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Mary McCartney

Mary McCartney

Mary McCartney is a British photography and motion work artist known for her unique ability to draw out rare moments of unguarded, emotional intimacy in her subjects. Working across genres and mediums from portraiture to documentary film, her work aims to capture the feelings that lie at the root of things in order to not just document a person or place, but to connect with them.

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NEWS

Mary McCartney exhibition to feature shots of sister Stella and Kate Moss

Mary McCartney exhibition to feature shots of sister Stella and Kate Moss

Evening Standard · 28 Feb, 2023 @ 01:12

Mary McCartney is to stage a photography exhibition which captures “unexpected moments” from her life over the last 30 years – including shots of her sister Stella and supermodel Kate Moss.

 

About the Artist

Mary McCartney is a British photography and motion work artist known for her unique ability to draw out rare moments of unguarded, emotional intimacy in her subjects. Working across genres and mediums from portraiture to documentary film, her work aims to capture the feelings that lie at the root of things in order to not just document a person or place, but to connect with them.

Born in London, England in 1969, McCartney was drawn to photography from a young age. Accompanying her mother, photographer and musician Linda McCartney, to her dark room in Soho, Mary McCartney was captivated by the magic of an image developing on photo paper before her eyes. She became a keen observer of the world around her, eventually making her own foray into photography in her early twenties. Growing up in an artistic family, McCartney spent her youth surrounded by art books and attending exhibitions. In addition to her mother’s work, McCartney was inspired by the black-and-white photography of Edward Steichen and Diane Arbus.

Raised in and around London but spending summers at a remote family farmhouse in Scotland, McCartney was deeply impacted by the contrast between her two childhood worlds. The heightened intensity of emotion and sensory experiences McCartney felt in the countryside after leaving London’s urban chaos plays out in her work, in which she seeks to dive to the very root of her subject. This desire for closeness and her interest in human stories makes McCartney a particularly insightful portrait photographer.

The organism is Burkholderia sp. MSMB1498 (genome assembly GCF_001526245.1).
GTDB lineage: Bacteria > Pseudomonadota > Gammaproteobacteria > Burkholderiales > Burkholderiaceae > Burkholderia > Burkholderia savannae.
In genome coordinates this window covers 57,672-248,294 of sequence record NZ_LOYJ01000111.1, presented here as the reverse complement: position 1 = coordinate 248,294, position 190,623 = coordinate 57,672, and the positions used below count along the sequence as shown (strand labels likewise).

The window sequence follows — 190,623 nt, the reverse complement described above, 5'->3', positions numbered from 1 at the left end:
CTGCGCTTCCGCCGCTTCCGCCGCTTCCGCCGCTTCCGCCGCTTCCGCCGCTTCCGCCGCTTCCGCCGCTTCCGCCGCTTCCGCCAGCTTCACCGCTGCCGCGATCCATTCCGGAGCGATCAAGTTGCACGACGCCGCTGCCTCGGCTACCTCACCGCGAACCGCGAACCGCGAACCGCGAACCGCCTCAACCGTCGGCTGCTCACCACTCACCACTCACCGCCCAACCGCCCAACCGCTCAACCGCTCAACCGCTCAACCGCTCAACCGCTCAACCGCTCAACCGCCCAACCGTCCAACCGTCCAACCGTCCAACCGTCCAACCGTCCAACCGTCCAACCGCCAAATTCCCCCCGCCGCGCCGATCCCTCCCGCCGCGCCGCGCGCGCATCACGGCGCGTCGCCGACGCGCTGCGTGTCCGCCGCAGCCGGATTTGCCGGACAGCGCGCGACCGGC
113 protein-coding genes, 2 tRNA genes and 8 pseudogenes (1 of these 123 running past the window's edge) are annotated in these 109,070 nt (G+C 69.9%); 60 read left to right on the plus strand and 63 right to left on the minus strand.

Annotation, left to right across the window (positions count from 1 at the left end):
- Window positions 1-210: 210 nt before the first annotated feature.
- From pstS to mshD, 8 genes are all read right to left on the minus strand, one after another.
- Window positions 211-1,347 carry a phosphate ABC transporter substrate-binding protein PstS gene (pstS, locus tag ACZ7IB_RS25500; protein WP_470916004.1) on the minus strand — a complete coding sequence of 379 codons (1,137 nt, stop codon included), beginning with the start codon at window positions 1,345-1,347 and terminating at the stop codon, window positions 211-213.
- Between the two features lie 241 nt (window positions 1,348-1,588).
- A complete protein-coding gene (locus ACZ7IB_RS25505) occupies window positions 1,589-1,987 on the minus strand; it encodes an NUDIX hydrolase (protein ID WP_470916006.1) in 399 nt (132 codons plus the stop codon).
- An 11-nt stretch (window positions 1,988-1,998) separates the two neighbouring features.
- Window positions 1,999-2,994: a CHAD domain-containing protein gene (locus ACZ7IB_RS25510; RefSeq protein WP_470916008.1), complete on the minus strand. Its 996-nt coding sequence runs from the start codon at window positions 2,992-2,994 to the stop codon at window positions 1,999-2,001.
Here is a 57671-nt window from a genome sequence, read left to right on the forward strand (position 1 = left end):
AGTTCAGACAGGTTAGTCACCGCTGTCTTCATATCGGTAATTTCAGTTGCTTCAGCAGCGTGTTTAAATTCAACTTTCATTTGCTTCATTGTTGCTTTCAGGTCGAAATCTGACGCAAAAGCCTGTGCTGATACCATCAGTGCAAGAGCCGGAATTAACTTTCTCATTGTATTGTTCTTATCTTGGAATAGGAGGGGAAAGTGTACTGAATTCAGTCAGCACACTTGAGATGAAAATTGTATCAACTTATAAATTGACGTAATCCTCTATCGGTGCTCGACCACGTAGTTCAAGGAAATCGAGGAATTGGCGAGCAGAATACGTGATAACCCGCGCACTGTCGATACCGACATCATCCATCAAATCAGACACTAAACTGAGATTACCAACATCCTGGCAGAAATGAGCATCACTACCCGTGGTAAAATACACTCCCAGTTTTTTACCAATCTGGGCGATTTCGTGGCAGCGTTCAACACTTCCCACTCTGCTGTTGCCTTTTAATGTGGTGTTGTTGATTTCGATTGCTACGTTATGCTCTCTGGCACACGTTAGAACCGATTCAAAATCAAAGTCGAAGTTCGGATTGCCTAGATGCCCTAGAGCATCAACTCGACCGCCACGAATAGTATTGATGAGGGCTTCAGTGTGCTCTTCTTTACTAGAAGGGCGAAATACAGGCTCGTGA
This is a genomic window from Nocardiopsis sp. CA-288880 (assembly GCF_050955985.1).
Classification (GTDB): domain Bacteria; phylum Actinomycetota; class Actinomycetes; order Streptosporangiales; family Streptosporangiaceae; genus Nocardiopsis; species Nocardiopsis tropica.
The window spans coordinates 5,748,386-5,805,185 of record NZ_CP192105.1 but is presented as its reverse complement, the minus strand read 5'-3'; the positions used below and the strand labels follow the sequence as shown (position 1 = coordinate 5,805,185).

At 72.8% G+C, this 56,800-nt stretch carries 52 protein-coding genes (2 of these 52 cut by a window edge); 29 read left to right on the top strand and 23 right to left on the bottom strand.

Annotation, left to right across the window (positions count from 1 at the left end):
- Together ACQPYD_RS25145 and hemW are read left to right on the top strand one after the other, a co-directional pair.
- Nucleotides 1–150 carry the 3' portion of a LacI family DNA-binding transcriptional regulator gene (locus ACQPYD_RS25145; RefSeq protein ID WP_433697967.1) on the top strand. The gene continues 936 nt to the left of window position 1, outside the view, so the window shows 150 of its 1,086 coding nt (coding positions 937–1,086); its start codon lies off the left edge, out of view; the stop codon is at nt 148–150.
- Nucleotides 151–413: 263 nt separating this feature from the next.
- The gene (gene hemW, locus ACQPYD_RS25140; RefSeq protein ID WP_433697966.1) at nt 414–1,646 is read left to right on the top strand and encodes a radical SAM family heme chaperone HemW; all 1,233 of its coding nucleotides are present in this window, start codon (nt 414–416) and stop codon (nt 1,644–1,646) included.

Before a shoot, she researches her sitter closely, learning how to make them feel at ease during the session. On the day, she spends time trying to bond with her subject before ever reaching for her camera. Developing a real closeness between herself and her sitter, each of her images seems to reveal an intimate insight into even those subjects who are constantly in the public eye. In 2015, McCartney was invited to photograph Queen Elizabeth II at Buckingham Palace to commemorate her becoming the longest-reigning British monarch in history.

Though famous faces make up some of McCartney’s best-known portraits, her oeuvre is also deeply personal. She views her photography as a sort of visual diary, often turning to the people and places most important to her own life as the subjects of her work. More spontaneous than her portrait work, these images serve as a kind of portrait of the artist herself, revealing the emotions behind her experience of the world around her and opening an intimate dialogue between artist and viewer.

McCartney’s creative pursuits extend far beyond photography, and she is also an acclaimed cookbook author, documentary filmmaker, and television host. In 2022, she directed her first feature documentary, If These Walls Could Sing, highlighting the untold history of Abbey Road Studios where her father, Paul McCartney, famously recorded. For the film, McCartney’s adept ability to connect with her photography subjects shined through in her interviews of musical artists who recorded at the studios, drawing out not just the history of the place but the emotions surrounding it.

McCartney’s work is held in major public collections around the world, from the Victoria and Albert Museum, London to the Fondation d’entreprise Hermès, Paris. In 2023, more than 30 years of her photography work, characterised by her insightful eye and enduring openness, was highlighted in the exhibition Can We Have A Moment? Three Decades of Photographs in Britain at Sotheby’s, London.

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